Unvented attic construction using spray foam insulation is a fairly new approach in home building. With it the orientation and type of insulation applied to the top of the building enclosure has changed from the traditional way. Temperature and moisture conditions experienced by various assembly elements will be impacted. In this whitepaper, we will address concerns some in the building industry have expressed with this construction approach.
Zero energy school construction is a growing trend across the country. A combination of advanced energy efficiency strategies, affordable solar power and an innovative concrete building system called Insulating Concrete Forms (ICFs) is making it possible. ICFs combine the strength and durability of reinforced concrete with the versatility and energy efficiency of rigid insulation.
The course identifies what stone wool insulation is and how it is produced. It discusses mineral wool in Commercial applications with an emphasis on Rainscreen cladding design and in exterior cavity walls. It highlights key benefits when used in the field versus some of the other insulating materials traditionally used in the market today as it pertains to NFPA 285 requirements and new ASHRAE 90.1 2010 continuous cavity insulation requirements.
This course covers the latest in building enclosure technology for energy efficient buildings. It provides an in-depth discussion of emerging wall systems that provide durable, cost effective and thermally efficient performance.
The seminar will cover all building types and construction materials, with a few highlights and lessons learned from building science researchers.
Insulation is one of the most important elements of a building. It conserves energy, reduces sound and resists fire. Mineral wool comes in many forms including batts, board, rolls, loose fill, and acoustical products and is suitable for a wide range of applications, from exterior curtain walls to interior acoustical ceiling tiles or panels.
Of all the different insulation options available today in commercial construction, spray foam can provide outstanding thermal performance while also contributing to air sealing, moisture control, and even structural integrity. This learning unit will provide an overview of spray foam insulation, how it differs from conventional insulation types, its most appropriate applications, and how the material is allowed to be used in fire-resistant construction.
Research has shown that exterior cladding materials on an exterior wall can prevent most, but not all, moisture from entering into a wall. Having a backup control system behind the cladding to control moisture by shedding it to the exterior is important for the long term durability of an exterior wall. A significant component of the backup moisture control system is often called by building envelope designers a drainage plane or a water resistive barrier (WRB). See how Spray Foam Insulation can act as a WRB and help control moisure in wall applications.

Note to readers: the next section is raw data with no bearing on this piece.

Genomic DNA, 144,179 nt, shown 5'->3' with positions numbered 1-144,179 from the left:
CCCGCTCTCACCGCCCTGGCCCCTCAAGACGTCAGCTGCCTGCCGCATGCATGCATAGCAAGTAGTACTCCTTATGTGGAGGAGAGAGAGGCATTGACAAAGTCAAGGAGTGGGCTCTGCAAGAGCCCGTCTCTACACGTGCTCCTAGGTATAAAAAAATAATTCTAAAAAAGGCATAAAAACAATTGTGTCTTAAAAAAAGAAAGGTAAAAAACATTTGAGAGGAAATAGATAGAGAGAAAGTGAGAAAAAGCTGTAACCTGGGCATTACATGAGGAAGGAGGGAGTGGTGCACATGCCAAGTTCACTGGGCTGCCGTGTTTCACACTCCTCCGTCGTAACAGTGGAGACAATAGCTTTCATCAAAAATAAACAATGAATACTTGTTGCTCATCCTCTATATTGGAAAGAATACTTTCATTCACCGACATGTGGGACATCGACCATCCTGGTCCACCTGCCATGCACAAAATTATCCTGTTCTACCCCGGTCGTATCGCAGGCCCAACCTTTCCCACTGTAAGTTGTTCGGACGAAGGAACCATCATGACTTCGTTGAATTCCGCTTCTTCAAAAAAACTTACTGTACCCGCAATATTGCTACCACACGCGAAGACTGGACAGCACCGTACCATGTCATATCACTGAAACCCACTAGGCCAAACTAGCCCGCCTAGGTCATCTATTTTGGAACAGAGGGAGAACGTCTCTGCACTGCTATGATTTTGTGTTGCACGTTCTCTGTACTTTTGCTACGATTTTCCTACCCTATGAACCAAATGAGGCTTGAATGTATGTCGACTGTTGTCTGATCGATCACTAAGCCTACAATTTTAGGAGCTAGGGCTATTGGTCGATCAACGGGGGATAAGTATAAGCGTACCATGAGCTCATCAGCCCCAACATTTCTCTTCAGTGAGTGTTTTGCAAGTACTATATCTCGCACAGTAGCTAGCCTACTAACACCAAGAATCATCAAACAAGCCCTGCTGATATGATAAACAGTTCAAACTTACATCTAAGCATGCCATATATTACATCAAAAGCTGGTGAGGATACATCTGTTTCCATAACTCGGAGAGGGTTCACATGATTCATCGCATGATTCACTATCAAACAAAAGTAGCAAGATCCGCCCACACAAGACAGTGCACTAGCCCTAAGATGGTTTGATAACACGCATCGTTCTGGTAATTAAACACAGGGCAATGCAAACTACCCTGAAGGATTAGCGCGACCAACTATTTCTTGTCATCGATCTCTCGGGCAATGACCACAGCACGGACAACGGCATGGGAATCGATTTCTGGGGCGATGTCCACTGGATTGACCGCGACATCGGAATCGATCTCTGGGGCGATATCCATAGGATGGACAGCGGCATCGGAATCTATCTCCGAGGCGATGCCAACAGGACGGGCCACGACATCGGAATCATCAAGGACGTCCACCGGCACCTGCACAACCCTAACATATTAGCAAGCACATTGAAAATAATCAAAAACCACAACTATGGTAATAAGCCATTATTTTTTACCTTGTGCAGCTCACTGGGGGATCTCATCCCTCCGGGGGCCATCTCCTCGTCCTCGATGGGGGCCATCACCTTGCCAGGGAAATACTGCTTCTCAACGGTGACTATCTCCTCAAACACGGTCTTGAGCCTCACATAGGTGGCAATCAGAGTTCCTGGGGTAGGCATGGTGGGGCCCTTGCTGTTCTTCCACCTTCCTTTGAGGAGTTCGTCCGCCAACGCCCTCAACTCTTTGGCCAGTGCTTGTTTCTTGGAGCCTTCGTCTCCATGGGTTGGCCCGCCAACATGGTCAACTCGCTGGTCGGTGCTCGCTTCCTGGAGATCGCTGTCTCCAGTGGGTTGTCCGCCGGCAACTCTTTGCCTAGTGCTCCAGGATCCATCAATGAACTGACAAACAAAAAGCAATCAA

Green building is about architectural and human performance and LEED v4 and other green programs can drive market transformation. This course demonstrates how LEEDïƒ’ requirements are changing to increasingly emphasize materials and health, and how new credits with higher standards for health and performance are raising the bar for project teams and the sustainable buildings they design. Case studies where insulation products were used in green buildings will be discussed.
This course discusses some basic building science fundamentals, while looking at specific code requirements in the IRC, IBC and the international energy conservation code. It addresses why some of the trade-offs and differences exist between those two sets of code requirements. Lastly, we'll work through an example and the decision making process to determine the continuous insulation and vapor retarder requirements for a project in a specific climate zone.
Wall assembly components such as CI and WRBs are now required across the country, requiring in-depth understanding of wall systems. Improper design of transition details can lead to detrimental and expensive issues in wall assemblies. This course reviews building science fundamentals for complete wall systems with CI and WRBs, important considerations when designing transitions and penetrations, and common issues that arise from errors in sequencing, material compatibility and design verification.